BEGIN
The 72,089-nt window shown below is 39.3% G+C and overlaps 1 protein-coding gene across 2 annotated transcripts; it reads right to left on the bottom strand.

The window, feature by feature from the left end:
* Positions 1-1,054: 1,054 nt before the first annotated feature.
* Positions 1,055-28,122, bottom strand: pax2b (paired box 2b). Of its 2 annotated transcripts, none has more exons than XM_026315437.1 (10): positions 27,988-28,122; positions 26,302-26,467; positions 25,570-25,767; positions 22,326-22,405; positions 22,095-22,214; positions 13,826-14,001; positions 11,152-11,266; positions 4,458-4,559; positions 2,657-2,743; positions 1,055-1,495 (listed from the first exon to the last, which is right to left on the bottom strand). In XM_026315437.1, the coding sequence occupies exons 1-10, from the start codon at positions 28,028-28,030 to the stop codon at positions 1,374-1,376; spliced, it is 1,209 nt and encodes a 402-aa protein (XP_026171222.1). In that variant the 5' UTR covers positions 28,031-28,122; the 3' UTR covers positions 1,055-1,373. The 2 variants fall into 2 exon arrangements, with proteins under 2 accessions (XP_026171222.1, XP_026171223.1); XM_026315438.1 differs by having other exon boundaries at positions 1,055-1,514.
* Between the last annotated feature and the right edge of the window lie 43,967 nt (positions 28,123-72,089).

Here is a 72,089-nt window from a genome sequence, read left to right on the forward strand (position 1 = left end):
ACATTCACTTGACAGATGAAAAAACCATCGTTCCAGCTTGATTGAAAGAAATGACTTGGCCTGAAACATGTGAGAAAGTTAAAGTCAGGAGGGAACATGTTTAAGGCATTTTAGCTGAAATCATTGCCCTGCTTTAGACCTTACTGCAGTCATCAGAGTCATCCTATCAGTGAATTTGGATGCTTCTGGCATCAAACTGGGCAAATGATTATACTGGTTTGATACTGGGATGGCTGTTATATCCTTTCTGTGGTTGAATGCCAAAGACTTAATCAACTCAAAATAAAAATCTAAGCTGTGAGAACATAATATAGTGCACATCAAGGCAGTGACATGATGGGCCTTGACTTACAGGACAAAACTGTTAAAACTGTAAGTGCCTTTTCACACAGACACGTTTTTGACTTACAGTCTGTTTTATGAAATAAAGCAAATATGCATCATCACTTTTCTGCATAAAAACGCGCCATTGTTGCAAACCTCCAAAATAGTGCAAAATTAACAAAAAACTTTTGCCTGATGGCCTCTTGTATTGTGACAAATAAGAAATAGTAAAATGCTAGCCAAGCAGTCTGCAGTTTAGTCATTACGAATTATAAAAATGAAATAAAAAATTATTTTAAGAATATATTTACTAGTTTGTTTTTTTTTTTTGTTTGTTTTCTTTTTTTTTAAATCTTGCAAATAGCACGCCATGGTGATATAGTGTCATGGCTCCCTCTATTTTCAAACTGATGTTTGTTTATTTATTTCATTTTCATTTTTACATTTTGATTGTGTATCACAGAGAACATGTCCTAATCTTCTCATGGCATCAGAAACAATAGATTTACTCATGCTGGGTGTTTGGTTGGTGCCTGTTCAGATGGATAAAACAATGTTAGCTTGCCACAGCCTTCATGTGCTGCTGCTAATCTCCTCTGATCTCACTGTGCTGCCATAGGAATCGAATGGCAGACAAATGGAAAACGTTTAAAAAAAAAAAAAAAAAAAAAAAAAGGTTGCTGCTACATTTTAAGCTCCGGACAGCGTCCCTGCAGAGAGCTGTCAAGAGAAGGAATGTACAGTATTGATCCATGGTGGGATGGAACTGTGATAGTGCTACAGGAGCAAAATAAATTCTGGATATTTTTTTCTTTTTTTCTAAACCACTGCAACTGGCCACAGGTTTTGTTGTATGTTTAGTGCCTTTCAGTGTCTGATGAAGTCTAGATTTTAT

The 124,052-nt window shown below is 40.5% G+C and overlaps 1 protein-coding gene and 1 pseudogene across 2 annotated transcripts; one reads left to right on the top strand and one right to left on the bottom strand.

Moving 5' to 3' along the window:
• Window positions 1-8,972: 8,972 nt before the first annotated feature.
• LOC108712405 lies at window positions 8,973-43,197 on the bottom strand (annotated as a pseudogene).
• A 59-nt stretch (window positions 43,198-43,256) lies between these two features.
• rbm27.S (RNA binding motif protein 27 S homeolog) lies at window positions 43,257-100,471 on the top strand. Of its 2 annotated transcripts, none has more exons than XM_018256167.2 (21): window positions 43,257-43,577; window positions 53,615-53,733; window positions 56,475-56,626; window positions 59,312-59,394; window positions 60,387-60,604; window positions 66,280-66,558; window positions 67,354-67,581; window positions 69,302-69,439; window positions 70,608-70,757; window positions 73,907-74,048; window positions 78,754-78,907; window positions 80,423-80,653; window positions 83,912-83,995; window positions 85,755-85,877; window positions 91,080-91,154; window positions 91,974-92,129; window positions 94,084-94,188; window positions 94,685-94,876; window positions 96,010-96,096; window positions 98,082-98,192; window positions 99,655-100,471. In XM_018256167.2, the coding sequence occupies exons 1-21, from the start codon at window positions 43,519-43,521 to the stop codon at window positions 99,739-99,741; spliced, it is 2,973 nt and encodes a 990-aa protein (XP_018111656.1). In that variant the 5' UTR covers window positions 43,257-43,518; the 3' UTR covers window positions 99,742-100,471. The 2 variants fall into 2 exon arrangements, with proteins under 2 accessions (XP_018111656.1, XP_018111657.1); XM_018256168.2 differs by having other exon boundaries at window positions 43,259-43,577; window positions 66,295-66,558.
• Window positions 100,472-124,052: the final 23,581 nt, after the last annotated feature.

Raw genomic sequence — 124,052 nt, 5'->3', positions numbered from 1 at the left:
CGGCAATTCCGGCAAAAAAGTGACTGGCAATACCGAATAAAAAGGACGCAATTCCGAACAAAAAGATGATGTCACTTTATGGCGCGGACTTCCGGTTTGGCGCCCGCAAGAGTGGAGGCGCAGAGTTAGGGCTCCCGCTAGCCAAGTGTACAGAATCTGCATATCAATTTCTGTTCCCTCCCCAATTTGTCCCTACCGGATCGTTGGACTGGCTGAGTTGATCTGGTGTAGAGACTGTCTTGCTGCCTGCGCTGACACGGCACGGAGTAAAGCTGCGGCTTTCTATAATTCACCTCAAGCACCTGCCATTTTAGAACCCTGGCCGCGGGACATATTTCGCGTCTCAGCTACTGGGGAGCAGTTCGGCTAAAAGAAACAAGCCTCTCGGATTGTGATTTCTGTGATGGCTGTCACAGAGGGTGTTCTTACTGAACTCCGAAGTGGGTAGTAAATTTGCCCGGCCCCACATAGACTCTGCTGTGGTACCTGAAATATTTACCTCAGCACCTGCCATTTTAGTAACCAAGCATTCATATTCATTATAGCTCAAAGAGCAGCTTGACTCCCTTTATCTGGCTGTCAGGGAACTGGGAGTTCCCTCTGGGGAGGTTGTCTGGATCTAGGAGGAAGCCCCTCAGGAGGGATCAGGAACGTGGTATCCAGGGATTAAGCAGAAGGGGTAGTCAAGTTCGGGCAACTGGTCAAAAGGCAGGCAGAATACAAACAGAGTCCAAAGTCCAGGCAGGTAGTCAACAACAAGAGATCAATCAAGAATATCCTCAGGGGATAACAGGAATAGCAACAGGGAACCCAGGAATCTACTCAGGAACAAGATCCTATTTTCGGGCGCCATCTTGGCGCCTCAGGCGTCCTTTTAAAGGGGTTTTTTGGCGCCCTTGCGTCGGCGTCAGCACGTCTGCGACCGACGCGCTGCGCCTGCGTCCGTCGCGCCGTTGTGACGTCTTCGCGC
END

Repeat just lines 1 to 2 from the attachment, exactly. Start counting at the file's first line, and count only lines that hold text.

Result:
The 72,089-nt window shown below is 39.3% G+C and overlaps 1 protein-coding gene across 2 annotated transcripts; it reads right to left on the bottom strand.

The window, feature by feature from the left end: